Provider Farm

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June 17, 2018

Just a head's up to Terra Firma shareholders: The Fourth of July falls on a Wendesday this year. We WILL have a share pick up at Terra Firma Farm that day. If you can't make it, just let Brianne know and she can hold your share so you can pick it up another day.

This Week's Share

The heat is cranking and you know what likes that? Summer squash and zucchini plants! They took their time to get started producing, but they should be loaded this week with lots of squash. This year we are growing  your standard green zucchini and zephyr, our yellow squash variety. Zephyr is yellow with light green tips and we think it is the tastiest of all yellow summer squash,  We have also added some new varieties for fun: Flamino, an Italian heirloom costata type striped squash known to be exceptionally flavorful and goldmine, a yellow zucchini with white stripes. Both can be used as you would zucchini. Try them on the grill, just brush with oil and sprinkle with salt and pepper and cook them until tender. Easy and really good!

We also have an exceptional cilantro crop right now. I remember the first time I tasted cilantro as a teenager, and I thought "wow, that tastes really strange" but I was determined to like it, and after numerous tries, I really learned to love it. So even if you think it tastes to strong, give it a couple tries!  I can't imagine life without it now, it is so good in so many condiments, or sprinkled on pretty much anything. I love to make this cilantro chutney and serve it with a quick curry.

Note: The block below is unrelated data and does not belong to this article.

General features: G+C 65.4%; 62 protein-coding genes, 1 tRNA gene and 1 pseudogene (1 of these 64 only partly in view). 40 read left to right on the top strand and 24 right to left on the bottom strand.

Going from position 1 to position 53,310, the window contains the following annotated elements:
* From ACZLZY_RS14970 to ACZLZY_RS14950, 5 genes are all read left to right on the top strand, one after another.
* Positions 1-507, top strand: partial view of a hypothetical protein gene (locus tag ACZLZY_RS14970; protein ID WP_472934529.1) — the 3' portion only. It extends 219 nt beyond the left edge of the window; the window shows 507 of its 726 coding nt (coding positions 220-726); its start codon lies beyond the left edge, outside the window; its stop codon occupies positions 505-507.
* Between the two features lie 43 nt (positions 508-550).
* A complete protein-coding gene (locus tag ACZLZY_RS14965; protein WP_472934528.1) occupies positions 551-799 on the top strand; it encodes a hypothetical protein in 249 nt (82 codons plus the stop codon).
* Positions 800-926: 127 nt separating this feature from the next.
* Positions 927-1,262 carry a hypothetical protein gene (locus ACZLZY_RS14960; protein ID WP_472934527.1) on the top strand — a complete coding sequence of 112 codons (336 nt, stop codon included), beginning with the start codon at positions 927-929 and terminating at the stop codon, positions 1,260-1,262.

Will the carrots ever size up? This is the question we have all been asking ourselves. They certainly win the "foot dragger of the year" award and must be the most set back by the spring. They are starting to put on some girth so we hope to see them soon. Also on the horizon but we're not quite sure when, is Chinese cabbage, check out this Chinese cabbage salad to start to get the gears spinning about how you'll cook it.

 

Recipe of the Week: 

Marinated zucchini

Ingredients: 
  • 5 tablespoons extra-virgin olive oil, divided
  • 1/2 pound very small zucchini, trimmed and halved lengthwise
  • Salt
  • 1/2 clove garlic, minced
  • 1 tablespoon red wine vinegar
  • Pepper
  • A small handful fresh basil leaves, sliced
Directions: 

Working in batches as needed, heat 2 tablespoons of olive oil in a heavy medium skillet over medium-high heat. Arrange the zucchini cut side down in one layer in the hot skillet and cook until browned, about 3 minutes. Use a fork or tongs to turn the zucchini over, then cook them until tender, about 2 minutes, reducing the heat if the zucchini get too dark. Transfer the zucchini to a shallow dish and sprinkle with salt.
Whisk together the garlic, vinegar, and remaining 3 tablespoons of olive oil in a small bowl. Season with salt and pepper. Pour the vinaigrette over the zucchini and add the basil. Gently toss everything together and adjust the seasonings. Let the zucchini marinate at room temperature for about 1 hour before serving. Alternately, let marinate longer in the refrigerator. Tightly covered, marinated zucchini will keep for up to a week in the refrigerator.

Credit: 
Smitten Kitchen

Spinning plates

In go the watermelons! August melons are on their way!
In go the watermelons! August melons are on their way!

Dear Friends,